Last Updated: Friday - 09/24/2010
Week of April 11, 2005
Wrap your life in joy Easter people
Easter Sunday has come and gone. And just like any other holiday it seems to be out of people's mind after the big dinner with families and friends and after all the bunnies, coloured eggs and chocolates have been doled out.
But Easter is much more than that.
It goes beyond the glitz and the joy of the celebration on the table. Easter is about who Jesus is and, in turn, who we are in relation to him.
He was the one who conquered death and such victory altered everything. His victory changed the direction and meaning of our journey as a human family.
Sad as it is, not everyone wants to move toward the direction set by the profound moment of Christ's rising. Some people prefer to stay under the cloud and gloom of uncertainty, threat and insecurity of Good Friday.
I find that it is easier for people to wallow in the passion story, to feel sympathy for the suffering Jesus, than to deeply feel the joy of Easter.
But we have to remember, all the Gospel stories are about life, life today, just as much as they are stories about Jesus. Jesus is always a model of how to live life.
It is easier for us to relate to the passion and suffering because that's part of the human experience. We experience suffering in different intensities and different ways. We know the physical, psychological and even spiritual facets of what it is like to suffer.
But to be raised from the dead is an experience that we can only imagine and hope for. Though that's the case, Christ's resurrection should impact the way we live and treat each other.
Because of Easter, the way we view many things around us should be transformed and such transformation should have practical and actual manifestations.
To illustrate this, the stories of Christ's death and resurrection should help us look at the violence and injustice towards people in our world, especially the poor and innocent.
All that we hear about starvation in the world, the people dying of AIDS, the abuse of children, domestic violence, the treatment of refugees, and many others, are stories about the crucifixion of people today.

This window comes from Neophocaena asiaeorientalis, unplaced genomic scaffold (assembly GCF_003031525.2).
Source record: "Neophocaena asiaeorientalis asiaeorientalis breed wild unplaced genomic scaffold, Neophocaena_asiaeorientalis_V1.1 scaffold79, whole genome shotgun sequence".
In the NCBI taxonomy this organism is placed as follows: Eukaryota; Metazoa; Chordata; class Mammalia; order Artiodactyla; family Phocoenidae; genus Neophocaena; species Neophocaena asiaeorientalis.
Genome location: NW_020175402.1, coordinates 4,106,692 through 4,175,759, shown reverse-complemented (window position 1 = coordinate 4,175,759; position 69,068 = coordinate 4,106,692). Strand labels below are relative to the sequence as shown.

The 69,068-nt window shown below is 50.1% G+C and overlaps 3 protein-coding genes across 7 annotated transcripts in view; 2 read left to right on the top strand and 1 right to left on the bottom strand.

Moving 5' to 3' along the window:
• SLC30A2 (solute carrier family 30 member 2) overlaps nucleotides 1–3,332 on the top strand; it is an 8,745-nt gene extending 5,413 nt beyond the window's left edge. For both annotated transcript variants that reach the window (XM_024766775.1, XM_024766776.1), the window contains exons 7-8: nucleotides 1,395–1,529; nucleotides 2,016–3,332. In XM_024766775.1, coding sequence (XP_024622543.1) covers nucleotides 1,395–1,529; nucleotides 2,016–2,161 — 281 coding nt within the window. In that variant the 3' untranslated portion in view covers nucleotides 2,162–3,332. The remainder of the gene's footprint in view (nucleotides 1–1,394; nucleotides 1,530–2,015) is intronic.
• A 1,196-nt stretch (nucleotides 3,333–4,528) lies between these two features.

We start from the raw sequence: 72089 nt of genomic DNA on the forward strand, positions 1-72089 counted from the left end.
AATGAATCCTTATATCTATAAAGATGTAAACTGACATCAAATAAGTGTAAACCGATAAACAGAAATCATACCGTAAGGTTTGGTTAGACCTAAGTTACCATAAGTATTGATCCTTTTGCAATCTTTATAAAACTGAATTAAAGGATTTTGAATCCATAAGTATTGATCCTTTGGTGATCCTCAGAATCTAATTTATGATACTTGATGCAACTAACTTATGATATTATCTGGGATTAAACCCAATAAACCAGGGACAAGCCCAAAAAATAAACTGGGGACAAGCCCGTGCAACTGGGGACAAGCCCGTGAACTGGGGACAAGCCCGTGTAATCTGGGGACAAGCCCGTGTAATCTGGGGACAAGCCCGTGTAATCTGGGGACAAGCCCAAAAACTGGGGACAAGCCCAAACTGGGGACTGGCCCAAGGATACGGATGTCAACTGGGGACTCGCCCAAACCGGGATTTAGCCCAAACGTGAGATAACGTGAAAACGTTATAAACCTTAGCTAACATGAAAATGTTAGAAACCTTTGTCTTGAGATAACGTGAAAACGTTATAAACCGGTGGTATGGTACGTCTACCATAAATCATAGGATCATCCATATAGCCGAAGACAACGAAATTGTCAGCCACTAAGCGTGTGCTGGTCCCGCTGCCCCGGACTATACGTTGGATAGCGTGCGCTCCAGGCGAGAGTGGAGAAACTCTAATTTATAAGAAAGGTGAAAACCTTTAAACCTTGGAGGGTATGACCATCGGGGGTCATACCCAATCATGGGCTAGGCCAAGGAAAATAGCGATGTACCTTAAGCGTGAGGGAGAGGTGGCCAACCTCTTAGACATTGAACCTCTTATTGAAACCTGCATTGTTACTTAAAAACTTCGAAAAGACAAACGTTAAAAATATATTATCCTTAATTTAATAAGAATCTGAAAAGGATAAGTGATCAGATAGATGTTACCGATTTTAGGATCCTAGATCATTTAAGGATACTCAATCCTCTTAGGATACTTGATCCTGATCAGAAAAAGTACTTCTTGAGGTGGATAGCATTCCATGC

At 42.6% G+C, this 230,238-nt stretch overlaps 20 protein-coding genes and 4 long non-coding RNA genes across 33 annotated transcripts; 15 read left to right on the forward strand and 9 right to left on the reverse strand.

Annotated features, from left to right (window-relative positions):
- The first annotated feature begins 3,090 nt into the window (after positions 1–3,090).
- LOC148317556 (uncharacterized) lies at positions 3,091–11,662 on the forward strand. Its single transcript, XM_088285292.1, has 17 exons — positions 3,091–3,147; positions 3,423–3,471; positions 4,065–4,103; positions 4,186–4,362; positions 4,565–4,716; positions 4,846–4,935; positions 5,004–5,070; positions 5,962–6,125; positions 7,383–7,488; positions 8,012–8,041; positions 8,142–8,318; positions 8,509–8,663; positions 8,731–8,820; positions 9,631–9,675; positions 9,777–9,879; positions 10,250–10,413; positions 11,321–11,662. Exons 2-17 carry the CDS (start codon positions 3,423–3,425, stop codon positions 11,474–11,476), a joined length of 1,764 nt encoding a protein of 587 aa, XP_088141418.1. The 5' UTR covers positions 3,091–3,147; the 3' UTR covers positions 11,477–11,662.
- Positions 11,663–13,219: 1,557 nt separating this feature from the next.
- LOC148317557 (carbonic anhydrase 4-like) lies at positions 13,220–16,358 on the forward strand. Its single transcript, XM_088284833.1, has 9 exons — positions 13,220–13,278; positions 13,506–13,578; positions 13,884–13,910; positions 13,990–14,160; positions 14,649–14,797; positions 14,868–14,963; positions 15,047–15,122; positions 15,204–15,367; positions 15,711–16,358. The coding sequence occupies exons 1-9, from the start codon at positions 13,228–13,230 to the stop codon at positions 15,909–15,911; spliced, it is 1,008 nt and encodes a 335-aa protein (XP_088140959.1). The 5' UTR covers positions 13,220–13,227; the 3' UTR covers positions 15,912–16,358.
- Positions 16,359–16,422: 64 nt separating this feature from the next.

As Easter people, we are called to hear the Gospel stories differently. We are challenged to ask questions about where we stand with regard to the violence, the exploitation, the persecution, the crucifixion in the world. Do we stand with Pilate who washes his hands of it all?
Are we like the "high priests" who urged others to be violent towards the weak and the poor? Are we one of the crowd who cheer for people one day, and are apathetic most of the time, just bystanders, lookers-on, fence-sitters? Are we concerned about the wrongs inflicted upon the poorer people in our world?
As Easter people we are not just to celebrate the joy of Christ's rising but we are called to live the joy of the resurrection.
We have to live Christ's resurrection and in living it the Gospel invites us to see the wrongs so prevalent in our world. We are called to have compassion for the people who are unjustly treated, so that they too will know what it's like to come alive from the dead. People who are concerned will speak out against injustice and violence. They will work to have wrongs righted.
The fruits of Christ's rising from the dead are both present in our midst and in the future life beyond this earth.
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